Cash Advance: Definition, Types, and Impact on Credit Score

What Is a Cash Advance?

A cash advance is a short-term loan from a bank or an alternative lender. The term also refers to a service provided by many credit card issuers allowing cardholders to withdraw a certain amount of cash against their available credit. Cash advances generally feature steep interest rates and fees, but they are attractive to borrowers because they also feature fast approval and quick funding.

Key Takeaways

  • A cash advance is a type of short-term loan, often issued by a credit card company, and usually involving high-interest rates and fees.
  • Other types of cash advances include merchant cash advances, which are alternative loans for businesses, and payday loans, which have exorbitantly high rates and are prohibited in many states.
  • A credit card cash advance won't directly hurt your credit score, but it will hurt it indirectly by lifting your outstanding balance and your credit utilization ratio, which is a factor in credit scores.

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Types of Cash Advances

There are a variety of cash advances, but the common denominators among all of them are the stiff interest rates and fees.

Credit Card Cash Advances

The most popular type of cash advance is borrowing on a line of credit through a credit card. The money can be withdrawn at an ATM or, depending on the credit card company, from a check that is deposited or cashed at a bank. Credit card cash advances typically carry an interest rate that is higher than the rate for regular purchases. What’s more, the interest begins to accrue immediately; there is no grace period.

These cash advances usually include a fee as well, either a flat rate or a percentage of the advanced amount. Additionally, if you use an ATM to access the cash, you often are charged a small usage fee.

Along with separate interest rates, credit card cash advances carry a separate balance from credit purchases, but the monthly payment can be applied to both balances. However, if you are only paying the minimum amount due, the card issuer is allowed by federal law to apply it to the balance with the lower interest rate. As that is invariably the rate for purchases, the cash advance balance can sit and accrue interest at that high rate for months.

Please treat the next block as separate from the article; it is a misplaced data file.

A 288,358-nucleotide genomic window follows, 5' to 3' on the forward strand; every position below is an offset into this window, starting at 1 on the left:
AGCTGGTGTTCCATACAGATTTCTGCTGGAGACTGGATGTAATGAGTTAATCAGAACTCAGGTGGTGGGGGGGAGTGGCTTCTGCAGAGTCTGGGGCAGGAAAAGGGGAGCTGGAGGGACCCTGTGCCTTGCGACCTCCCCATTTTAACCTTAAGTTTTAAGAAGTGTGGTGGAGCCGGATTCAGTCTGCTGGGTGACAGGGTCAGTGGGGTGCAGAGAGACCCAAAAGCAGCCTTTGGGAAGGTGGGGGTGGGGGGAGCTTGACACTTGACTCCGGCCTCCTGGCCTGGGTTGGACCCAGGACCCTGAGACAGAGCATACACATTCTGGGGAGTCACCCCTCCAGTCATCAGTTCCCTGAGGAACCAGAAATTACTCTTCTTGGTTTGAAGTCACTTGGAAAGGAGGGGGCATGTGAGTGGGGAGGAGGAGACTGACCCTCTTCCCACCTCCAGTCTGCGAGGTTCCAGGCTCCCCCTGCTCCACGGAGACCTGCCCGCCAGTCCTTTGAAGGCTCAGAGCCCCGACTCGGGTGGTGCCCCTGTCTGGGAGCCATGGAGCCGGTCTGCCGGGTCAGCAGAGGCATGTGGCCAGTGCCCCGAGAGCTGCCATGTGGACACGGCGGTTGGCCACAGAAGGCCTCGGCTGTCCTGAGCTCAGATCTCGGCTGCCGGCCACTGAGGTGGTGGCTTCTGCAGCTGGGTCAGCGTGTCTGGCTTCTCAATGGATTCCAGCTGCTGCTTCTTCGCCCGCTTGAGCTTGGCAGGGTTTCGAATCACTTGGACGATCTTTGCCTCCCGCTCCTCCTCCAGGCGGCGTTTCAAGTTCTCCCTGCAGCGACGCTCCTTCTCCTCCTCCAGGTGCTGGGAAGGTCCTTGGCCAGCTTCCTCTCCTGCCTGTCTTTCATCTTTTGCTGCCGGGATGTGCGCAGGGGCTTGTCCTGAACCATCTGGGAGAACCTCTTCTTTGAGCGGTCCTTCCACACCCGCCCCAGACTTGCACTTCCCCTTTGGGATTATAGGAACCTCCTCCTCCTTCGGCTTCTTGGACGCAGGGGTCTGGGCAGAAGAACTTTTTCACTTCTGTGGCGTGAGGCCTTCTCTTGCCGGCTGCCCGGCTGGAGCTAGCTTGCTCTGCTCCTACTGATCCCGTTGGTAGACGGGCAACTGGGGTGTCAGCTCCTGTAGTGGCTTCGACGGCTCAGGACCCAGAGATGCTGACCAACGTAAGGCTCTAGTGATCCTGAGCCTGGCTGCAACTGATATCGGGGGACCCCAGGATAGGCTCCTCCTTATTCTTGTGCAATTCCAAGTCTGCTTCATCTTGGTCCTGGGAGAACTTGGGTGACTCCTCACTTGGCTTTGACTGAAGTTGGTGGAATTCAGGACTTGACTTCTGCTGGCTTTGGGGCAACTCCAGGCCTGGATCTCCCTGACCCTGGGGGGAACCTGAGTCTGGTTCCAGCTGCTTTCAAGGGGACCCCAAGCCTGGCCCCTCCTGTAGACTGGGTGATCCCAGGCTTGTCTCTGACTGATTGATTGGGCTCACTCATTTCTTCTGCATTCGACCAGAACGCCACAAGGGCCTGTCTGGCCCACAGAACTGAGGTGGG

Any payments over the minimum payment must be applied to the highest interest balance, so if possible, paying more than the minimum is advisable.

In most cases, credit card cash advances do not qualify for no- or low-interest-rate introductory offers. On the plus side, they are quick and easy to obtain.

Merchant Cash Advances

Merchant cash advances refer to loans received by companies or merchants from banks or alternative lenders. Typically, businesses with less-than-perfect credit use cash advances to finance their activities, and in some cases, these advances are paid for with future credit card receipts or with a portion of the funds the business receives from sales in its online account. Rather than using a business’ credit score, alternative lenders often survey its creditworthiness by looking at multiple data points, including how much money the merchant receives through online accounts like PayPal.

Payday Loans

In consumer lending, the phrase “cash advance” can also refer to payday loans. Issued by special payday lenders, loans can start anywhere from $1000 to $1,000, but they come with fees (typically around $15 per $100 borrowed) and interest rates exceeding 100%. Rather than taking into account the borrower’s credit score, the lender determines the amount of the loan based on local state regulations and the size of the applicant’s paycheck. If the loan is approved, the lender hands the borrower cash; if the transaction takes place online, the lender makes an electronic deposit to the borrower’s checking or savings account.

The loans are extremely short-term—they must be paid back on the borrower’s next payday unless they wish to extend the loan, and in that case, additional interest is charged. Unfortunately, many do: More than 80% of all payday loans are rolled over within 30 days of the previous loan, according to a 2014 study by the Consumer Financial Protection Bureau (CFPB).

Payday loans are only legal in 26 states, and of those, 16 states require lenders to offer extended payment plans that help mitigate the excess rollover fees. However, many payday lenders don't advertise these payment plans, instead hoping that borrowers will rack up excessive fees.

The process can be quicker, if more complex, than securing a credit card cash advance. To obtain a payday loan, you write a postdated check made out to the payday lender for the amount you plan to borrow, including the fees. The lender immediately issues the borrowed amount but waits to cash your check until payday arrives. Some electronically minded lenders now have borrowers sign an agreement for automatic repayment from their bank accounts. Lenders usually ask that you provide personal identification and proof of income when you apply.